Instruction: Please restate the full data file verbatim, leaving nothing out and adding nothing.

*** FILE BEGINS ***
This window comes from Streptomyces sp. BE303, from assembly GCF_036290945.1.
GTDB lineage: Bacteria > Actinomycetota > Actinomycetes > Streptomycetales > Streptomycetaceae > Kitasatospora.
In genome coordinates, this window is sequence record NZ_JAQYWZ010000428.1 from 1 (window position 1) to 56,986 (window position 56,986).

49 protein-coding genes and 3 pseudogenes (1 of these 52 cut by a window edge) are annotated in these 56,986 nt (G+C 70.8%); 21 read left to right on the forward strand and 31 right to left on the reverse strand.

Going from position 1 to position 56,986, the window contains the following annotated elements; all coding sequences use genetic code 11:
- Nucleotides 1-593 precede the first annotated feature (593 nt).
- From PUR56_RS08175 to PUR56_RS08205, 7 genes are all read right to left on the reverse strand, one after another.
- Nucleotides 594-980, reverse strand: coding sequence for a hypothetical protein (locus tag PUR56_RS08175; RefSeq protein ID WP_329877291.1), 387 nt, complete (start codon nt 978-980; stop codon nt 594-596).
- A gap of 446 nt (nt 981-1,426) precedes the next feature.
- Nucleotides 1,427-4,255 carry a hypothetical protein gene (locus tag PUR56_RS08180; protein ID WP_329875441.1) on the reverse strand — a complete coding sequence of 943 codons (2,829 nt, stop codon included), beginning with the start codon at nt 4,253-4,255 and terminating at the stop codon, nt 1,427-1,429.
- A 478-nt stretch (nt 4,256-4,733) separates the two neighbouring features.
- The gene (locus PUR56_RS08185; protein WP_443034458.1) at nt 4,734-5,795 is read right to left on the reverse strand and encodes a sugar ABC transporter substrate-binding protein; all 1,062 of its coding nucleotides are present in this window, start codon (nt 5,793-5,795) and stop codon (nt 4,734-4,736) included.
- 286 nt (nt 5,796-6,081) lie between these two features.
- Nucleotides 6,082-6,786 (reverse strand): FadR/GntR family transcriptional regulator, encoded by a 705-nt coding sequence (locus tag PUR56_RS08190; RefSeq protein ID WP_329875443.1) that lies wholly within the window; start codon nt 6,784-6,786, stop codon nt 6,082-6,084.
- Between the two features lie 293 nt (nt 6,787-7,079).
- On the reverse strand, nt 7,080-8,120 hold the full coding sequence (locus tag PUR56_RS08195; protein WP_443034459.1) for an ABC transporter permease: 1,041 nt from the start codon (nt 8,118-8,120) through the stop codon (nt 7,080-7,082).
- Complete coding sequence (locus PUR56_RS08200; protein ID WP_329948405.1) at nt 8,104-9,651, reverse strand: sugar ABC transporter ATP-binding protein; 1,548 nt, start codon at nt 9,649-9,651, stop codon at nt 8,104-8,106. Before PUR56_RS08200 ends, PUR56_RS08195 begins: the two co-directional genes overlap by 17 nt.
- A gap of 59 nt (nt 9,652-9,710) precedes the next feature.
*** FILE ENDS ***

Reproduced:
This window comes from Streptomyces sp. BE303, from assembly GCF_036290945.1.
GTDB lineage: Bacteria > Actinomycetota > Actinomycetes > Streptomycetales > Streptomycetaceae > Kitasatospora.
In genome coordinates, this window is sequence record NZ_JAQYWZ010000428.1 from 1 (window position 1) to 56,986 (window position 56,986).

49 protein-coding genes and 3 pseudogenes (1 of these 52 cut by a window edge) are annotated in these 56,986 nt (G+C 70.8%); 21 read left to right on the forward strand and 31 right to left on the reverse strand.

Going from position 1 to position 56,986, the window contains the following annotated elements; all coding sequences use genetic code 11:
- Nucleotides 1-593 precede the first annotated feature (593 nt).
- From PUR56_RS08175 to PUR56_RS08205, 7 genes are all read right to left on the reverse strand, one after another.
- Nucleotides 594-980, reverse strand: coding sequence for a hypothetical protein (locus tag PUR56_RS08175; RefSeq protein ID WP_329877291.1), 387 nt, complete (start codon nt 978-980; stop codon nt 594-596).
- A gap of 446 nt (nt 981-1,426) precedes the next feature.
- Nucleotides 1,427-4,255 carry a hypothetical protein gene (locus tag PUR56_RS08180; protein ID WP_329875441.1) on the reverse strand — a complete coding sequence of 943 codons (2,829 nt, stop codon included), beginning with the start codon at nt 4,253-4,255 and terminating at the stop codon, nt 1,427-1,429.
- A 478-nt stretch (nt 4,256-4,733) separates the two neighbouring features.
- The gene (locus PUR56_RS08185; protein WP_443034458.1) at nt 4,734-5,795 is read right to left on the reverse strand and encodes a sugar ABC transporter substrate-binding protein; all 1,062 of its coding nucleotides are present in this window, start codon (nt 5,793-5,795) and stop codon (nt 4,734-4,736) included.
- 286 nt (nt 5,796-6,081) lie between these two features.
- Nucleotides 6,082-6,786 (reverse strand): FadR/GntR family transcriptional regulator, encoded by a 705-nt coding sequence (locus tag PUR56_RS08190; RefSeq protein ID WP_329875443.1) that lies wholly within the window; start codon nt 6,784-6,786, stop codon nt 6,082-6,084.
- Between the two features lie 293 nt (nt 6,787-7,079).
- On the reverse strand, nt 7,080-8,120 hold the full coding sequence (locus tag PUR56_RS08195; protein WP_443034459.1) for an ABC transporter permease: 1,041 nt from the start codon (nt 8,118-8,120) through the stop codon (nt 7,080-7,082).
- Complete coding sequence (locus PUR56_RS08200; protein ID WP_329948405.1) at nt 8,104-9,651, reverse strand: sugar ABC transporter ATP-binding protein; 1,548 nt, start codon at nt 9,649-9,651, stop codon at nt 8,104-8,106. Before PUR56_RS08200 ends, PUR56_RS08195 begins: the two co-directional genes overlap by 17 nt.
- A gap of 59 nt (nt 9,652-9,710) precedes the next feature.